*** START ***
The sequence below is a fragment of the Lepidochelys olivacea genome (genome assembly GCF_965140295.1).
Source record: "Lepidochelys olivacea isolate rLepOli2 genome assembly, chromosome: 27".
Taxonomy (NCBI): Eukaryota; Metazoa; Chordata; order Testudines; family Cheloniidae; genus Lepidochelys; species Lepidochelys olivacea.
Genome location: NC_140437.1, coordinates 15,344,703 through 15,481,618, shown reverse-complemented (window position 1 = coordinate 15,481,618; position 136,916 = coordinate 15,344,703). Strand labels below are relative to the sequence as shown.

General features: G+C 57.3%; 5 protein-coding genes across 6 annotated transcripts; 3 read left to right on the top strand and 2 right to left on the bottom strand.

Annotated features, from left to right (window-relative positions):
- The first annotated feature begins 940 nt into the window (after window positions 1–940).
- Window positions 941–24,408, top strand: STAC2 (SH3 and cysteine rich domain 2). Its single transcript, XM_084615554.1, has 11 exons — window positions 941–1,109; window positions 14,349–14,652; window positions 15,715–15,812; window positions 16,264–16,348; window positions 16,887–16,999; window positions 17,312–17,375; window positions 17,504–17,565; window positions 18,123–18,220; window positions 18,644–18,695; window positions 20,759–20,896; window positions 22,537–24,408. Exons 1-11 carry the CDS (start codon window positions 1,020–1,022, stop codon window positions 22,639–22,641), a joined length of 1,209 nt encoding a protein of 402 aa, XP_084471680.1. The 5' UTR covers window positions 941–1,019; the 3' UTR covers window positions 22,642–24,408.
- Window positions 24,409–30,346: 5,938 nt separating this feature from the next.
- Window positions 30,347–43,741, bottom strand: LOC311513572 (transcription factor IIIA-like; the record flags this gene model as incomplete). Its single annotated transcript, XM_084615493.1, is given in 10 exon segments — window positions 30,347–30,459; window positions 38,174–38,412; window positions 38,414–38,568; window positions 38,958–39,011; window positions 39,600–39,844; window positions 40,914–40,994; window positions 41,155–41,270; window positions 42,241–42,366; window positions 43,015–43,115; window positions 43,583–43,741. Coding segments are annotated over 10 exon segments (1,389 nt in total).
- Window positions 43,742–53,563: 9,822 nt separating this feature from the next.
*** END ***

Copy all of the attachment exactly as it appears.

The sequence below is a fragment of the Lepidochelys olivacea genome (genome assembly GCF_965140295.1).
Source record: "Lepidochelys olivacea isolate rLepOli2 genome assembly, chromosome: 27".
Taxonomy (NCBI): Eukaryota; Metazoa; Chordata; order Testudines; family Cheloniidae; genus Lepidochelys; species Lepidochelys olivacea.
Genome location: NC_140437.1, coordinates 15,344,703 through 15,481,618, shown reverse-complemented (window position 1 = coordinate 15,481,618; position 136,916 = coordinate 15,344,703). Strand labels below are relative to the sequence as shown.

General features: G+C 57.3%; 5 protein-coding genes across 6 annotated transcripts; 3 read left to right on the top strand and 2 right to left on the bottom strand.

Annotated features, from left to right (window-relative positions):
- The first annotated feature begins 940 nt into the window (after window positions 1–940).
- Window positions 941–24,408, top strand: STAC2 (SH3 and cysteine rich domain 2). Its single transcript, XM_084615554.1, has 11 exons — window positions 941–1,109; window positions 14,349–14,652; window positions 15,715–15,812; window positions 16,264–16,348; window positions 16,887–16,999; window positions 17,312–17,375; window positions 17,504–17,565; window positions 18,123–18,220; window positions 18,644–18,695; window positions 20,759–20,896; window positions 22,537–24,408. Exons 1-11 carry the CDS (start codon window positions 1,020–1,022, stop codon window positions 22,639–22,641), a joined length of 1,209 nt encoding a protein of 402 aa, XP_084471680.1. The 5' UTR covers window positions 941–1,019; the 3' UTR covers window positions 22,642–24,408.
- Window positions 24,409–30,346: 5,938 nt separating this feature from the next.
- Window positions 30,347–43,741, bottom strand: LOC311513572 (transcription factor IIIA-like; the record flags this gene model as incomplete). Its single annotated transcript, XM_084615493.1, is given in 10 exon segments — window positions 30,347–30,459; window positions 38,174–38,412; window positions 38,414–38,568; window positions 38,958–39,011; window positions 39,600–39,844; window positions 40,914–40,994; window positions 41,155–41,270; window positions 42,241–42,366; window positions 43,015–43,115; window positions 43,583–43,741. Coding segments are annotated over 10 exon segments (1,389 nt in total).
- Window positions 43,742–53,563: 9,822 nt separating this feature from the next.